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Over 175 Tips for Saving Water!!

Raise your Awareness

  1. Be aware of and follow all water conservation and water shortage rules and restrictions which may be in effect in your area.
  2. Don't waste water just because someone else is footing the bill such as when you are at work or staying at a hotel.
  3. Never pour water down the drain when there may be another use for it such as watering a plant or garden, or for cleaning.
  4. Patronize businesses that practice and promote water conservation.
  5. Try to do one thing each day that will result in a savings of water. Don't worry if the savings is minimal. Every drop counts. And every person can make a difference. So tell your friends, neighbors and co-workers to "Turn it Off" and "Keep it Off".
  6. Use a rain gauge, or empty tuna can, to track rainfall on your lawn. Then reduce your watering accordingly.
  7. When you have ice left in your cup from a take-out restaurant, don't throw it in the trash, dump it on a plant.
  8. When you save water, you save money on your utility bills too. Saving water is easy for everyone to do.
  9. While staying in a hotel or even at home, consider reusing your towels.
  10. Even if you get your water from a private well -- you need to observe good water use habits.
  11. Encourage your friends and neighbors to be part of a water conscious community.
  12. Encourage your school system and local government to help develop and promote a water conservation ethic among children and adults.
  13. Get involved in water management issues. Voice your questions and concerns at public meetings conducted by your local government or water management district.
  14. Promote water conservation in community newsletters, on bulletin boards and by example.
  15. Report all significant water losses (broken pipes, open hydrants, errant sprinklers, abandoned free-flowing wells, etc.) to the property owner, local authorities or your Water Management District.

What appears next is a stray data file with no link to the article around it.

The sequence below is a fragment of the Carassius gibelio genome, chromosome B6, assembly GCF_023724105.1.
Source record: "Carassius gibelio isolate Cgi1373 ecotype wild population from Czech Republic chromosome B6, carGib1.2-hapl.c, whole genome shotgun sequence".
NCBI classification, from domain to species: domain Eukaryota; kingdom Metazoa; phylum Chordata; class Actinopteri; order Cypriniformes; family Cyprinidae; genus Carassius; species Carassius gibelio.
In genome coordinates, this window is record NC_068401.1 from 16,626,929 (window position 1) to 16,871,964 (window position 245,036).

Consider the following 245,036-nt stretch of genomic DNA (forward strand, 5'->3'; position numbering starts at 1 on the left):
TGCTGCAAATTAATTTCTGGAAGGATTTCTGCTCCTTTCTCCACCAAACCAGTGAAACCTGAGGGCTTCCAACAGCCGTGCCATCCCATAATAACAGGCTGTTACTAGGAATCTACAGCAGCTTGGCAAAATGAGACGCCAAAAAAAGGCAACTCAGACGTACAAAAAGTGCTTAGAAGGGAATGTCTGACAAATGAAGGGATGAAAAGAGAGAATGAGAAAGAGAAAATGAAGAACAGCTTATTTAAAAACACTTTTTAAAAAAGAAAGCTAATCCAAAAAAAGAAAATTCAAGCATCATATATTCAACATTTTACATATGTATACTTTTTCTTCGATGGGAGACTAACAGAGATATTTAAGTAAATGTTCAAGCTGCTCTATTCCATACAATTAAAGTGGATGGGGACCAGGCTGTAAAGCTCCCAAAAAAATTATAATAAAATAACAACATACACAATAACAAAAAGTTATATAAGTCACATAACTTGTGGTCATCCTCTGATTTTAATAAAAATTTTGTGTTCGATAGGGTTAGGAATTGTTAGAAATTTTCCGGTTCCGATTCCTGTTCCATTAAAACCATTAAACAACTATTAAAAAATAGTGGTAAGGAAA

16. Share water conservation tips with friends and neighbors.
  17. Support efforts and programs to create a concern for water conservation among tourists and visitors to our state.
  18. Have your plumber re-route your gray water to trees and gardens rather than letting it run into the sewer line. Check with your city codes, and if it isn't allowed in your area, start a movement to get that changed.
  19. Support projects that will lead to an increased use of reclaimed waste water for irrigation and other uses.
  20. Make sure your house guests understand the need for, and benefits of, water conservation.
  21. Monitor your water bill for unusually high use. Your bill and water meter are tools that can help you discover leaks.
  22. When shopping for a new clothes washer, compare resource savings among Energy Star models. Some of these can save up to 20 gallons per load, and energy too.
  23. Repair dripping faucets by replacing washers. If your faucet is dripping at a rate of one drop per second, you can expect to waste 2,700 gallons per year. This adds to the cost of water and sewer utilities, or can strain your septic system.
  24. Verify that your home is leak free. Many homes have hidden water leaks. Read your water meter before and after a two-hour period when no water is being used. If the meter does not read exactly the same, there is a leak.
  25. Encourage your employer to promote water conservation at the workplace.
  26. Make suggestions to your employer about ways to save water and money at work.
  27. Suggest that water conservation be put in the employee orientation manual and training program.

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